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The Son of a piano professor at the Paris Conservatoire, Adolphe-Charles
Adam was born in 1803. Despite opposition from his father, he eventually
entered the Conservatoire, studying Organ and Harmonium under Benoist and
later under Boieldieu, and composition under Reicha. He showed quite
considerable talent as a composer and by the age of 20 was writing songs for
the Parisien vaudeville houses. Two years later, he won the second Prix
de Rome. Primarily a composer of operas in the same vein as Rossini and
Hérold, many of his works were written to pay off debts brought about by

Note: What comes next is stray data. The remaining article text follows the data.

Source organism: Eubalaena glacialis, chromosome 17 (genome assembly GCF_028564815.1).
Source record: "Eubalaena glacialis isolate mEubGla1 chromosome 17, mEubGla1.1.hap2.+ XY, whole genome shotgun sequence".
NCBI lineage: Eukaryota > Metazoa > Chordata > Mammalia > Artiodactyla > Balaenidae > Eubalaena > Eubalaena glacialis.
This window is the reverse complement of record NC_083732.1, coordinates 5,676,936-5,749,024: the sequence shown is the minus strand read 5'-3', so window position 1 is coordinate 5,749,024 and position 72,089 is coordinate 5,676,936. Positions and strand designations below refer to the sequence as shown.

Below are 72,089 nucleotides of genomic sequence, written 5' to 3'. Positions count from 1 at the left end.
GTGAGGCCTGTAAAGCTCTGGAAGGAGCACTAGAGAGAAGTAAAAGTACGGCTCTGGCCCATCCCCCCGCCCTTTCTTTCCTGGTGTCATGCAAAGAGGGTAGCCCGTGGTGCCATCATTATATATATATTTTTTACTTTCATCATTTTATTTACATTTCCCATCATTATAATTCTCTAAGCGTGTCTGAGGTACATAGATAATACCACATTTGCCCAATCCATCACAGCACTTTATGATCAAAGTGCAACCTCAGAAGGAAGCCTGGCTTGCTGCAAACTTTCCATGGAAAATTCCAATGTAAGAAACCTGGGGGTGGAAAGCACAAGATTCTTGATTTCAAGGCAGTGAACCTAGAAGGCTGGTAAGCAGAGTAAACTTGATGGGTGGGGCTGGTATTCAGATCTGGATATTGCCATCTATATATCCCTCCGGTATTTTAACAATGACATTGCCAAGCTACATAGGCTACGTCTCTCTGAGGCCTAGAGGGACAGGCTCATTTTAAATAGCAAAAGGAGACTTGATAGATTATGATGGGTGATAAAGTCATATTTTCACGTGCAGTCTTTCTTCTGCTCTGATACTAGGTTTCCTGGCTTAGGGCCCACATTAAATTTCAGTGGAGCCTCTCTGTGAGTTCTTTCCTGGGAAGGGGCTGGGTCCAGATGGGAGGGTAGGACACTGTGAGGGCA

the closure of his theatre, Opéra-National during the revolution of 1848.
He had opened the theatre in late 1847 after a quarrel with the director
of the Opéra Comique led to a vow from the director never to perform a
work by Adam again.
Adam's first solo ballet composition was Faust, written in 1833 for
choreographer André Deshayes at the King's Theatre in London. One of
his greatest successes followed in September 1834, when the one-act
opera Le chalet was presented. Adam's first work for the Opéra Comique
in Paris was a ballet, La Fille du Danube in 1836. Of his 14 ballet
scores, the most famous are Le Corsaire and Giselle. Giselle was written
in only three weeks and premiered at the Paris Opéra on 28 June 1841.
Carlotta Grisi danced the title role. The ballet was an great success
and over the next few years was staged in America and throughout Europe.
In 1849, Adam became a professor at the Paris Conservatoire, a position
he held until his death in May 1856, two months after the premiere of